Dr. Capic earned his PhD in theoretical condensed matter physics from the CUNY Graduate Center. While still a graduate student, he taught introductory physics courses at Lehman College. His current teaching interests are introductory physics courses and determining how to tailor them to a general undergraduate audience. He is interested in teaching courses focusing on magnetism in condensed matter systems in the near future.
Dr. Lanz tells us what we need to know about Thursday’s rare “Sunrise Scimitar”

Dr. Lanz tells us what we need to know about Thursday’s rare “Sunrise Scimitar”

If you’re in the tri-state area and look to the skies early on Thursday morning, June 10, you might notice something highly unusual — the rising sun will resemble a crescent moon.

Lauranne Lanz, assistant professor of physics, explains what you need to know about this quirky springtime sunrise.

1. Wait, what?

On June 10, we’ll get to see a partial solar eclipse, Lanz says. Solar eclipses happen when the moon passes in front of the sun from our perspective here on Earth. Partial eclipses happen when the moon is in front of only part of the sun at the start or end of the eclipse. In this case, 80 percent of the sun will be blocked by the moon.

2. It’s not annual — it’s annular.

Lanz explains that what’s happening on June 10 is actually an annular eclipse, which is a specific kind of solar eclipse. And this one is pretty rare, happening only twice in our area in the past 150 years.

“The moon’s orbit of the Earth is an ellipse — an oval — rather than a perfect circle, so sometimes it’s closer to the Earth and sometimes it’s further away,” she explains. “When it’s further away, it’s a little bit smaller than the sun in terms of how much of the sky each fills up, so at the moment of exact alignment, you can see a ring — an annulus — of the sun around the edges of the moon.”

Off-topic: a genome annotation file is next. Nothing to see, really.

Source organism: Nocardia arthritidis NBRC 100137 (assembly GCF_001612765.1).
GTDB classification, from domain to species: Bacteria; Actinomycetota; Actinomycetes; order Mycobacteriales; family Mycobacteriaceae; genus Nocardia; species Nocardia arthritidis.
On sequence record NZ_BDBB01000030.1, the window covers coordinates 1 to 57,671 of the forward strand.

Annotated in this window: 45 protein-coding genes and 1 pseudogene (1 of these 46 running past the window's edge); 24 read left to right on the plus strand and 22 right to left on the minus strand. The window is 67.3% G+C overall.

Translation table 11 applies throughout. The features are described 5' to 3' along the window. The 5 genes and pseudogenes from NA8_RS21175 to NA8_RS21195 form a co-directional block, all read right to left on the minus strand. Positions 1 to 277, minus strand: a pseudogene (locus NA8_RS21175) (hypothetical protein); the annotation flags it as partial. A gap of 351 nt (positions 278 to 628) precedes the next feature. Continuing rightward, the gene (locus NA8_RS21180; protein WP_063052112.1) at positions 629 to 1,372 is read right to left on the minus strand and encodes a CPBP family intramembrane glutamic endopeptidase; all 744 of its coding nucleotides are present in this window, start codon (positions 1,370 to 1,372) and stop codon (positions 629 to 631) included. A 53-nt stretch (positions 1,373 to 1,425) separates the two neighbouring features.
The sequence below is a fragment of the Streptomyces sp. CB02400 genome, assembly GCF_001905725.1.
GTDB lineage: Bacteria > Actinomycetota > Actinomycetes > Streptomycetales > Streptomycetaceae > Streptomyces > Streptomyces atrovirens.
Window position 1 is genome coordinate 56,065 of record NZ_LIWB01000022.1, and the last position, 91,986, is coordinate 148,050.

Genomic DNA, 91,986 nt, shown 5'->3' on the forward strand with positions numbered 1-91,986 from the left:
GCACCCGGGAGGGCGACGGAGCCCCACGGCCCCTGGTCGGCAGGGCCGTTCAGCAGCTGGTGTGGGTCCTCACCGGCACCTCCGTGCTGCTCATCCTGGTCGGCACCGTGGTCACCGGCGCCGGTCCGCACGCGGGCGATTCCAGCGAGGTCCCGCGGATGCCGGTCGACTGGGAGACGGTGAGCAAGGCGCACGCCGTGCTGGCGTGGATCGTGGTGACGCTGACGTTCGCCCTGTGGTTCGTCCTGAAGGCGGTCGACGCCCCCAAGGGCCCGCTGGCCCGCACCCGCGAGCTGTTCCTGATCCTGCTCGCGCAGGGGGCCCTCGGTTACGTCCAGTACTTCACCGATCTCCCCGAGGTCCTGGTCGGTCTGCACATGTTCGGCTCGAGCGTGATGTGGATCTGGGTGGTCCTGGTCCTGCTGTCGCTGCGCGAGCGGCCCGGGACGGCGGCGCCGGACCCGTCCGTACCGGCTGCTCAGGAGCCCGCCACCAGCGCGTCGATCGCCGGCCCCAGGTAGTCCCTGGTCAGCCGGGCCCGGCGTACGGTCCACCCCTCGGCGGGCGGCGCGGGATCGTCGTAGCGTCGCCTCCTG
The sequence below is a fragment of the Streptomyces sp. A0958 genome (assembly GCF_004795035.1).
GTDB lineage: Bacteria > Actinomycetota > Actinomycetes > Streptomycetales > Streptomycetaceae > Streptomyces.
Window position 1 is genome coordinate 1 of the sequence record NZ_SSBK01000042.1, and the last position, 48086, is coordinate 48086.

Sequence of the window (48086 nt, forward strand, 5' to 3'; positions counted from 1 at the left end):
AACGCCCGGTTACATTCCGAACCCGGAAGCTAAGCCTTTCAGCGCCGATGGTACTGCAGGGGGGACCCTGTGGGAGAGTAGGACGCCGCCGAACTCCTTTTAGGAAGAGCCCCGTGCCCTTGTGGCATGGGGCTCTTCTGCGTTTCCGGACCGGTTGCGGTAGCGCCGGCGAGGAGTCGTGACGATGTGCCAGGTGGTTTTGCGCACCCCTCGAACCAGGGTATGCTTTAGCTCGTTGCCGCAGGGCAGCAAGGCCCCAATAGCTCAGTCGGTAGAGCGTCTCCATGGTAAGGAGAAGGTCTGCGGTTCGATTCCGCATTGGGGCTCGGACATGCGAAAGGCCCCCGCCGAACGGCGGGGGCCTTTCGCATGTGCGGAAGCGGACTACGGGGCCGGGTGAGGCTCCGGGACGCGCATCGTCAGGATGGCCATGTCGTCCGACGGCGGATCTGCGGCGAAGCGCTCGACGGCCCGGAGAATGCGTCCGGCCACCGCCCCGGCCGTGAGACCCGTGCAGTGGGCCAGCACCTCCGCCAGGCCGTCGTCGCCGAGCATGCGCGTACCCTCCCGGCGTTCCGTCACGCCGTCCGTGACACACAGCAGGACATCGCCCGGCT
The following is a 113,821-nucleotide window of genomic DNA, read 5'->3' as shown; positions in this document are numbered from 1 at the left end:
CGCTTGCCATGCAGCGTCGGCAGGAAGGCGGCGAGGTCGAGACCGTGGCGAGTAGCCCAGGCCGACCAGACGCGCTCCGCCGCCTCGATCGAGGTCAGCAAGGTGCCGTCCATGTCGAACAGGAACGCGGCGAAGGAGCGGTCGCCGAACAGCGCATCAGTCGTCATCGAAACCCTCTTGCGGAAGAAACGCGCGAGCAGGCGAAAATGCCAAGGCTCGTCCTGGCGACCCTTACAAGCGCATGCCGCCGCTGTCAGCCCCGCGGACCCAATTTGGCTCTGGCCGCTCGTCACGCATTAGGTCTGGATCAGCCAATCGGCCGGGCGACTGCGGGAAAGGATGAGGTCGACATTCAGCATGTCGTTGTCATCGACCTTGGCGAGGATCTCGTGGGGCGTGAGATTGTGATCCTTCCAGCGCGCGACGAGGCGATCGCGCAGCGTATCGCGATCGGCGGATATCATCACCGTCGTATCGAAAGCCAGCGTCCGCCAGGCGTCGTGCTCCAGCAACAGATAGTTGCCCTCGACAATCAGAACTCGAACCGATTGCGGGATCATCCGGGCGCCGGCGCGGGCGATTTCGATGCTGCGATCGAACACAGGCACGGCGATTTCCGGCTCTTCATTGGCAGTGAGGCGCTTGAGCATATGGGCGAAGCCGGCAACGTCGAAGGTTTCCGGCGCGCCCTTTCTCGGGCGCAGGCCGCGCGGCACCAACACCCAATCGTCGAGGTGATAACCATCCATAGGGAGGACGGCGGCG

3. Can I see it?

Kind of. On the east coast, we won’t see the full annular eclipse due to timing and alignment. But, we will be able to see the partial alignment that gives rise to a special sunrise described as a scimitar — a curved sword — as long as it’s not cloudy.

“It will be visible right at the east-northeast horizon at 5:32 a.m. and will gradually shift away from the sun and be gone by 6:30 a.m.,” Lanz says.

So set your alarms bright and early for this once-in-a-lifetime magical morning!

Emily W. Dodd ’03

TCNJ Physics Welcomes Dr. Mariah MacDonald as New Tenure-Track Clare Booth Luce Faculty Fellow

TCNJ Physics Welcomes Dr. Mariah MacDonald as New Tenure-Track Clare Booth Luce Faculty Fellow

Dr. Mariah MacDonald will be joining TCNJ’s Department of Physics this fall as the Clare Boothe Luce Assistant Professor of Physics. Dr. MacDonald recently earned a dual-title PhD from Pennsylvania State University in Astronomy & Astrophysics and Astrobiology. She had previously earned bachelor degrees in Physics and Astronomy & Astrophysics from Florida Institute of Technology. Her research focuses on the dynamics of exoplanets, that is the orbits of planets located in solar systems around other stars. She investigates how these systems form and how the locations of planets within them evolve over time, using computational simulations and calculations. In the fall, she will be teaching Physics 163 Astronomy:  Stars and the Universe. The Clare Boothe Luce Professorship was awarded to the TCNJ Physics Department by the Henry Luce Foundation in order to support women in the sciences and engineering.

New Study Abroad Opportunity for TCNJ Physics Majors

New Study Abroad Opportunity for TCNJ Physics Majors

TCNJ Physics majors can take advantage of an outstanding new study abroad opportunity, specifically designed for them:  The Experiential Learning Berlin-America (ELBA) project.   This is a project with our partner institution Beuth University of Applied Science, ( also known as Berlin Institute of Technology (BHT) located in Berlin, Germany.

Over the next 4 years (2021-2024), up to 24 TCNJ physics majors can travel and live in Germany to participate in science/technology experiential learning facilitated by BHT.  The travel occurs during May and June and most of the student travel and living expenses are provided by BHT.  Students may also earn academic credit for this study abroad experience, and may combine this experience with a full-time paid summer research fellowship at TCNJ following their return from Germany.